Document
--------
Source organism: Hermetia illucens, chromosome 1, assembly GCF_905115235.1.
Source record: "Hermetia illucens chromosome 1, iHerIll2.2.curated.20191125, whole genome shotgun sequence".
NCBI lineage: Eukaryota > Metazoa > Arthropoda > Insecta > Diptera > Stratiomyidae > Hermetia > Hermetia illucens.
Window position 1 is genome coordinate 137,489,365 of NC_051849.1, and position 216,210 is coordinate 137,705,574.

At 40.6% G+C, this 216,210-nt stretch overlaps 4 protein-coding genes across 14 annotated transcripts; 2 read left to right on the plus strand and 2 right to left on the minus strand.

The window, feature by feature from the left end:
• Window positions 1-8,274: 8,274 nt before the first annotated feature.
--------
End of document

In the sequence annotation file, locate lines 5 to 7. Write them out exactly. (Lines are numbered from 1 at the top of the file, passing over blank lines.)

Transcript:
At 40.6% G+C, this 216,210-nt stretch overlaps 4 protein-coding genes across 14 annotated transcripts; 2 read left to right on the plus strand and 2 right to left on the minus strand.

The window, feature by feature from the left end:
• Window positions 1-8,274: 8,274 nt before the first annotated feature.